Suppose we want to find out the number of sales by product, but instead of using his name, we need to analyze by manufacturer. What we do in this case is check the field Manufacturer, belonging to the field list of DimProduct table. This action will place the field in the Row Labels block and their values in the PivotTable row axis. In this way we will know how sales have meant by each of the manufacturers.

Since the SalesAmount field values are not shown formatted, as additional work we right-click any cell in this field, choosing Number Format… option. In the format dialog box select type Currency with two decimal places and euro symbol, being applied to all cells in this field in the pivot table.

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Writing DAX expressions

As noted earlier, DAX is the expression language through which we’ll build the business logic in PowerPivot, both as PivotTable and data model.

Before starting to write our first sentences in this language, we must know that without us aware of this, we have already written a DAX expression! If we right-click Sum of SalesAmount in Values block and select Edit Measure…, a dialog box will open with the expression automatically created by PowerPivot.

 


=SUM ( 'FactSales'[SalesAmount] )

 

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The creation of a DAX expression is very similar to writing a formula in Excel, since then the equal sign, write one or more functions with their corresponding parameters, forming the whole expression. In the expression currently under review, the SUM function will make a sum of SalesAmount field for all records in the table FactSales. If the table name has spaces or other special characters we enclose it in quotes, in other cases not necessary. With respect to the field name should always be enclosed in brackets.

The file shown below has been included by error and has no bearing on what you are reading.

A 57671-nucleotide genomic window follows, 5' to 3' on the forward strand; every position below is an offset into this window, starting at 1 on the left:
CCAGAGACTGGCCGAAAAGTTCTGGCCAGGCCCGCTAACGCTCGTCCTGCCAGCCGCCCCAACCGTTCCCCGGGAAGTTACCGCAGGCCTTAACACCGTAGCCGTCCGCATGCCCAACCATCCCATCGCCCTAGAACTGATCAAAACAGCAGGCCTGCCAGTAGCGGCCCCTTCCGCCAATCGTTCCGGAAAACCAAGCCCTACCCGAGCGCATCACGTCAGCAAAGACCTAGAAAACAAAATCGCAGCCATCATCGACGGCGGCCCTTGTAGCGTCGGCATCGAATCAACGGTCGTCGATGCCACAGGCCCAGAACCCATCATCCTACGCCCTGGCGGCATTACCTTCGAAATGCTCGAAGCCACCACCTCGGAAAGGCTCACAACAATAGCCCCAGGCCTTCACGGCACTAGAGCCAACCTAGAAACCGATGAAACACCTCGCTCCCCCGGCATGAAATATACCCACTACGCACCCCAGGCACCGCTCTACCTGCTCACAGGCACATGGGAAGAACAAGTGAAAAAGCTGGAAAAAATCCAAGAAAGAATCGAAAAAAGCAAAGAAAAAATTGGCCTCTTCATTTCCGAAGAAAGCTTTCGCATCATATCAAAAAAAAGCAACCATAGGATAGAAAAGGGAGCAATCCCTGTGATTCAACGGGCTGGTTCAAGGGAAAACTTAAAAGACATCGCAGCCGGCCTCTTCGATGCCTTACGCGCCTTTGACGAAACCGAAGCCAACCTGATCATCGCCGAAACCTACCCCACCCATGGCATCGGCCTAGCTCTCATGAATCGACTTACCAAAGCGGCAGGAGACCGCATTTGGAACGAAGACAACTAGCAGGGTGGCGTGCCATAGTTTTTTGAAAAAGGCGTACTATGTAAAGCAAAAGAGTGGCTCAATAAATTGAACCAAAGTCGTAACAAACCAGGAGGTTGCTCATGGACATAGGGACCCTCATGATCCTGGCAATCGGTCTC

Now let’s approach to writing our own expressions, through two major elements PowerPivot: computed columns and measures.

First we will create a computed column in the table FactSales, to obtain the sales amount without discounting. To this end, in PowerPivot window we should be on the last available empty column, writing in the formula bar as follows:


=FactSales[UnitPrice] * FactSales[SalesQuantity]

To assist in the writing of expressions, the AutoComplete feature will suggest at all times a list of functions, tables and fields, depending on what we go on writing.

After writing the expression, the new column will be filled with the resulting values. Double-clicking the column header we’ll assign the name ImporteSinDescuento, ending the creation of computed column.

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Another way to create a computed column is to click on Add option from Columns group, belonging to Design tab.

Because the fields used in the formula belong to the same table on which we are creating the calculated column, in the expression syntax we can circumvent the name of the table, being as follows:


=[UnitPrice] * [SalesQuantity]

To use the new column in the pivot table we’ll back to the Excel window, finding a warning in PowerPivot Field List which informs us that data was modified. Clicking the Refresh button of the warning the field list will update, adding the new field ImporteSinDescuento, which we’ll check to include in the PivotTable.

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Our next step is creating a measure to calculate, for each manufacturer, the percentage of his sales with respect to total sales of the company.

In PowerPivot tab, within Measures group, we click the New Measure option, opening the Measure Settings window, where we’ll type PorcentajeVentas as measure’s name and the following expression in formula field:

 


=SUM ( FactSales[SalesAmount] )
    CALCULATE ( SUM ( FactSales[SalesAmount] )ALL ( FactSales ) )

 

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The first part of this expression, as we have seen, is responsible for adding the field SalesAmount. This sum will be made for each manufacturer, because this field is used in PivotTable labels row.

The second part of the expression returns, for all rows, the total sum of SalesAmount field, which we accomplish combining the functions CALCULATE, SUM and ALL. CALCULATE function evaluates the expression passed as the first parameter, which is a sum of SalesAmount field, and requires that the sum is over all FactSales table records by using the ALL function, regardless of the filters that are applied in the PivotTable.